When the movie gods intervene | Bleader

Monday, October 7, 2013

When the movie gods intervene

Posted By on 10.07.13 at 03:34 PM

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Spencer Tracy and Joan Bennett in Me and My Gal, of which Ive only seen the first 15 minutes.
  • Spencer Tracy and Joan Bennett in Me and My Gal, of which I've only seen the first 15 minutes.
Last night the folks at Doc Films reported that an essential component of one of their 35-millimeter projectors is broken. They hope to have it replaced in the next few days; unfortunately, they have to cancel tonight's 35-millimeter screening of Hou Hsiao-hsien's A Time to Live and a Time to Die. (A different Hou film will be screened from DVD; admission is free.) I'm disappointed, as early Hou features rarely screen in Chicago, and even more rarely from film. But I don't hold it against the student film society, a hardworking, volunteer-based organization that offers the most affordable tickets in town. Such snafus are an established part of the Doc Films experience—I probably encounter several technical difficulties there every year. I should note that most of these are minor, resulting in a late start or five-minute break in the film. In any case, I've come to appreciate them—they remind me of the teamwork behind any Doc screening and the intricate nature of film projection.

These little gaffes also have a way of individuating a screening, making it as much about the effort to revive a film as the film itself. One of the first times I went to Doc, a projector breakdown occurred 15 minutes into Raoul Walsh's Me and My Gal; after another 15 minutes of tinkering in the booth, the volunteers had to cancel the show. I guess the movie gods just didn't want us to see Me and My Gal that night. On a related note: how pleasant it is, at a time when movie projection is increasingly controlled by computers, to imagine Shinto-like local gods meddling with each screening depending on their fickle moods. (On those occasions they permit the movie to run at Doc, I imagine them flitting beneath the seats of the auditorium, looking to see if anyone has snuck in booze.)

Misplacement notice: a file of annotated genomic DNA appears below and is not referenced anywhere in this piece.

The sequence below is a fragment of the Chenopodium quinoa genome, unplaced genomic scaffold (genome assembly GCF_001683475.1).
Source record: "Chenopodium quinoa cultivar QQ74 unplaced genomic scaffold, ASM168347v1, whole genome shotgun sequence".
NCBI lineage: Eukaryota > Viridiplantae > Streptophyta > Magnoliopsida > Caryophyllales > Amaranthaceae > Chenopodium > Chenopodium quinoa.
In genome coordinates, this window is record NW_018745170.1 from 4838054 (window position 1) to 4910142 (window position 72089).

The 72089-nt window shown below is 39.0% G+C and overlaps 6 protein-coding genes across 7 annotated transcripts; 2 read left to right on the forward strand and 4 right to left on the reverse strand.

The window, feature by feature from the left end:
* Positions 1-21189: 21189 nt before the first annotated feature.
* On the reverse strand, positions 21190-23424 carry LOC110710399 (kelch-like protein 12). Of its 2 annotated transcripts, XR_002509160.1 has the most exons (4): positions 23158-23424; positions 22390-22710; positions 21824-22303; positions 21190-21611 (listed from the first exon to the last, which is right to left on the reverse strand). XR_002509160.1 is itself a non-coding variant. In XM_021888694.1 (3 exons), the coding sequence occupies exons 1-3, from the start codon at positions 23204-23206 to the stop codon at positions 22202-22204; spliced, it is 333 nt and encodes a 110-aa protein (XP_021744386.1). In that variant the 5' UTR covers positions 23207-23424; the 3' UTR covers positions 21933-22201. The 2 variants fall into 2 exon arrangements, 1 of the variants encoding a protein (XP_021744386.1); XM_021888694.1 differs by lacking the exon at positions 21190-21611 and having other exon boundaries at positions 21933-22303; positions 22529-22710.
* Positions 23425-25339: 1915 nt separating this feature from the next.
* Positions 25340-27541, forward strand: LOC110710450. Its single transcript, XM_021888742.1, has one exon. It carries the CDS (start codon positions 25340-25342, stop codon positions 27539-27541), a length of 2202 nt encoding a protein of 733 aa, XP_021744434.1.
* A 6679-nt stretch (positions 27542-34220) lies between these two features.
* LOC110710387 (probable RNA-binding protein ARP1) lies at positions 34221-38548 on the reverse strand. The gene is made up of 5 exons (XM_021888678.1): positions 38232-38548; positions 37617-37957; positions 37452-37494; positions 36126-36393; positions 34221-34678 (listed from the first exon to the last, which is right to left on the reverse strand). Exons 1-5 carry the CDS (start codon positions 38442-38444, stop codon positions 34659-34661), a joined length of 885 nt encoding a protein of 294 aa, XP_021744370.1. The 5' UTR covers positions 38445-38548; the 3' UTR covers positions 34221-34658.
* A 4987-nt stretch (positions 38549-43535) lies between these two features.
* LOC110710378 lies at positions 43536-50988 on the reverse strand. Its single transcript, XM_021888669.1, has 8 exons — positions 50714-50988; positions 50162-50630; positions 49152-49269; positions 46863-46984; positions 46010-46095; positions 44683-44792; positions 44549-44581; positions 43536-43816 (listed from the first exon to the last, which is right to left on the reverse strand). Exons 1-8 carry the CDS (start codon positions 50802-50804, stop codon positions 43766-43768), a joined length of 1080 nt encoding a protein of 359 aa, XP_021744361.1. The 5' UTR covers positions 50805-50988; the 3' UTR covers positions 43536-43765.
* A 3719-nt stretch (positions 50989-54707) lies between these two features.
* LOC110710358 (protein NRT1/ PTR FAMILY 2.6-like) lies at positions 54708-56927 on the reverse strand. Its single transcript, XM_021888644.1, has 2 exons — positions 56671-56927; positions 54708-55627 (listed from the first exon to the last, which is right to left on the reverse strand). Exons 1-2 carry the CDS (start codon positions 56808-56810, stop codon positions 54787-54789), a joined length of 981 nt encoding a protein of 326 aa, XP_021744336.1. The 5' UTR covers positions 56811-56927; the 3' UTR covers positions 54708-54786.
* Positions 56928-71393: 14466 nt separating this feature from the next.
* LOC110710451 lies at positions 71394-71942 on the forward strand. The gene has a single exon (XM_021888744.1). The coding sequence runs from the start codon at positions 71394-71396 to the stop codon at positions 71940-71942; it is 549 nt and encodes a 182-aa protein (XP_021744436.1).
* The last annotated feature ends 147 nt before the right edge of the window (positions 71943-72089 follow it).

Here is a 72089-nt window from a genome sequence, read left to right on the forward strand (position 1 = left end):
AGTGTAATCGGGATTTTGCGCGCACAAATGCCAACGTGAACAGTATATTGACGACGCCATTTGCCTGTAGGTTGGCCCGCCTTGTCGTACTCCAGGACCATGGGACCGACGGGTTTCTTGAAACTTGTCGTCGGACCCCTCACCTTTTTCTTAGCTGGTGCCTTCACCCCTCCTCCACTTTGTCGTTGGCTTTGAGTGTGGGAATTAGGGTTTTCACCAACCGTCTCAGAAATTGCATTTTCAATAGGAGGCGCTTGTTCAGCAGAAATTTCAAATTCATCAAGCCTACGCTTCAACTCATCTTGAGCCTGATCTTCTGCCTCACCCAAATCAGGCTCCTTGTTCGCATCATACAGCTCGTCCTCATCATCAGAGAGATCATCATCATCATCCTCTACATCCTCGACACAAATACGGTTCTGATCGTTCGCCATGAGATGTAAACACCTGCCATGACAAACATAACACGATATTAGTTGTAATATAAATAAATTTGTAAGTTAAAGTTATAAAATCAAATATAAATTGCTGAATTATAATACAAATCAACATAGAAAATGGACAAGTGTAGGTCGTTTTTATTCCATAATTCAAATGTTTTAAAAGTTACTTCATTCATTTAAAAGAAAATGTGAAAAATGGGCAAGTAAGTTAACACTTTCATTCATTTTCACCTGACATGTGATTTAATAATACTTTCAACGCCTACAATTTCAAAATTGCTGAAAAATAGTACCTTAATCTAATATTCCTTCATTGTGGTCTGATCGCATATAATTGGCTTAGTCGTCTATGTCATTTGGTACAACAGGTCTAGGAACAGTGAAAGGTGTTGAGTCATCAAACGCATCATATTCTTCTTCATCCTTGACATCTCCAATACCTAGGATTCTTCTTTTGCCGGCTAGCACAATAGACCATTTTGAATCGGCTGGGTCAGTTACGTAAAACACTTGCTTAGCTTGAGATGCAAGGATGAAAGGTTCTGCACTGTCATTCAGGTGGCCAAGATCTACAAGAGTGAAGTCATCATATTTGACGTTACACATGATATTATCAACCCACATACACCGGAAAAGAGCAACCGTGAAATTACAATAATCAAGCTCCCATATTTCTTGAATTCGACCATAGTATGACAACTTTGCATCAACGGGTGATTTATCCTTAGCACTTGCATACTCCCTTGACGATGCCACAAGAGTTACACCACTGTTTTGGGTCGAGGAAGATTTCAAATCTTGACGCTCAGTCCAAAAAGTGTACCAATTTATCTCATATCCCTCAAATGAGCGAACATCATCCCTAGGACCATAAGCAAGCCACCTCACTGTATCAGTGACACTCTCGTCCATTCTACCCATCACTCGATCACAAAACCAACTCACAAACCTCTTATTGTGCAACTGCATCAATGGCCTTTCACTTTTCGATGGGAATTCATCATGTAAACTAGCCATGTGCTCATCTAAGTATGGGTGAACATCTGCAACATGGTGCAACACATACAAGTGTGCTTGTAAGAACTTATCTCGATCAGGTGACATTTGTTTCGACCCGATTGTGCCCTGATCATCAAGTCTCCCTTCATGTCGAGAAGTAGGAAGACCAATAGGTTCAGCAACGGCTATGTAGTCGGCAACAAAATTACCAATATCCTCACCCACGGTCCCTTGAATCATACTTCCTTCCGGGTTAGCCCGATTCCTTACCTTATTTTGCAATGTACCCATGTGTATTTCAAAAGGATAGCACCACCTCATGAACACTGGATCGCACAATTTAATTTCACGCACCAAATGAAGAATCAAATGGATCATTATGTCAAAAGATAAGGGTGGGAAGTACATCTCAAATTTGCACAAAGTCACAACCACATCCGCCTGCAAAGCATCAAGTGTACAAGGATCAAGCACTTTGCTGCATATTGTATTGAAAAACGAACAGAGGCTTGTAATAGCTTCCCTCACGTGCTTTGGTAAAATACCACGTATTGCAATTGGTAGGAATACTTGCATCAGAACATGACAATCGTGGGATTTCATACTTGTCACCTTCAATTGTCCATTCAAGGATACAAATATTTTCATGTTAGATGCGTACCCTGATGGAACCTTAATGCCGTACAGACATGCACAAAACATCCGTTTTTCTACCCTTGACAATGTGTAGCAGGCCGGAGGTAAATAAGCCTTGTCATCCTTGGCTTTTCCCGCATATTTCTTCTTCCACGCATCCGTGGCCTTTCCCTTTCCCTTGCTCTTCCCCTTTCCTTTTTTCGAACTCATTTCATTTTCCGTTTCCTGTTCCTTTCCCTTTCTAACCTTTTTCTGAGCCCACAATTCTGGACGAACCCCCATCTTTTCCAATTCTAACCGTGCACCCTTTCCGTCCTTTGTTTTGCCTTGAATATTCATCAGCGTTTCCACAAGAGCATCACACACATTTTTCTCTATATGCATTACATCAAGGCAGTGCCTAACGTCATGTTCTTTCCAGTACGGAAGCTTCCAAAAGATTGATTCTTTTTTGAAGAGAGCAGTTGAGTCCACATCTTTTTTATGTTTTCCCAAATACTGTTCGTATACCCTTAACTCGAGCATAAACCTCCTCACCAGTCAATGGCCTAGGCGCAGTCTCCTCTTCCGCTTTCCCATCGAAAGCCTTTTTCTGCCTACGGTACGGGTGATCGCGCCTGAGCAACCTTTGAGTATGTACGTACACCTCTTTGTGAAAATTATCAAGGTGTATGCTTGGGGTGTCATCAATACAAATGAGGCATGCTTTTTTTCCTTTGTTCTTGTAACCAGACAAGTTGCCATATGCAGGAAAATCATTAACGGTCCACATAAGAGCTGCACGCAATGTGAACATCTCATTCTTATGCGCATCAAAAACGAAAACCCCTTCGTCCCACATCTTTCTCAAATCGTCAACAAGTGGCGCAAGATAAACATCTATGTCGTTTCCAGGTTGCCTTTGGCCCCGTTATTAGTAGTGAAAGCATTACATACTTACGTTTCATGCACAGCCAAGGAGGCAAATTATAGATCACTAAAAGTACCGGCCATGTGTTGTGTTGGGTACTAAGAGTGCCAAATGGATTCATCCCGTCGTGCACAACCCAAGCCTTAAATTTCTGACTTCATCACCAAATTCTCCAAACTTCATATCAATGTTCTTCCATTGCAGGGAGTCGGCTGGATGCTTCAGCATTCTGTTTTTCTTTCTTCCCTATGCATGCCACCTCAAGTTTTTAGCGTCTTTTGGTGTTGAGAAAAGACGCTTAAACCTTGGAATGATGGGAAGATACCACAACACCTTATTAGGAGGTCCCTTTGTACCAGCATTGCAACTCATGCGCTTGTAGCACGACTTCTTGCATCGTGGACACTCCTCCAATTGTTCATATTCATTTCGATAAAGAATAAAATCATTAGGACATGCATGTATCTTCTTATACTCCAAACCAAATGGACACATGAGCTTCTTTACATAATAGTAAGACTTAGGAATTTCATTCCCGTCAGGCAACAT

I'd like to think that the gods have our best interests at heart. When Me and My Gal let out prematurely, it was a mild summer evening and the sun still hadn't set. I took a circuitous route to Jimmy's, drank a cold beer, then read in a nearby park until the sky was too dark. The gods had returned me into the world just when I thought I'd escape, and it felt pretty good. For our trouble, everyone who came to that evening's show received free passes to another Doc screening. Me and My Gal would have been great fun, but there would be other films, the gods reminded us. What do you have to complain about? You just saved five bucks. Now have a drink on us.

The weather report for tonight calls for clear skies and temperatures in the mid-50s. After Saturday's heavy rain, our Indian Summer seems to have subsided and the air is finally smelling like autumn. This should be a great night for stepping on dead leaves and finding out which of your neighbors have put up Halloween decorations. Is that better than seeing A Time to Live and a Time to Die? Probably not, but if you set aside the evening anyway, what better excuse to catch up with the movie you live in?

Ben Sachs writes about moviegoing every Monday.

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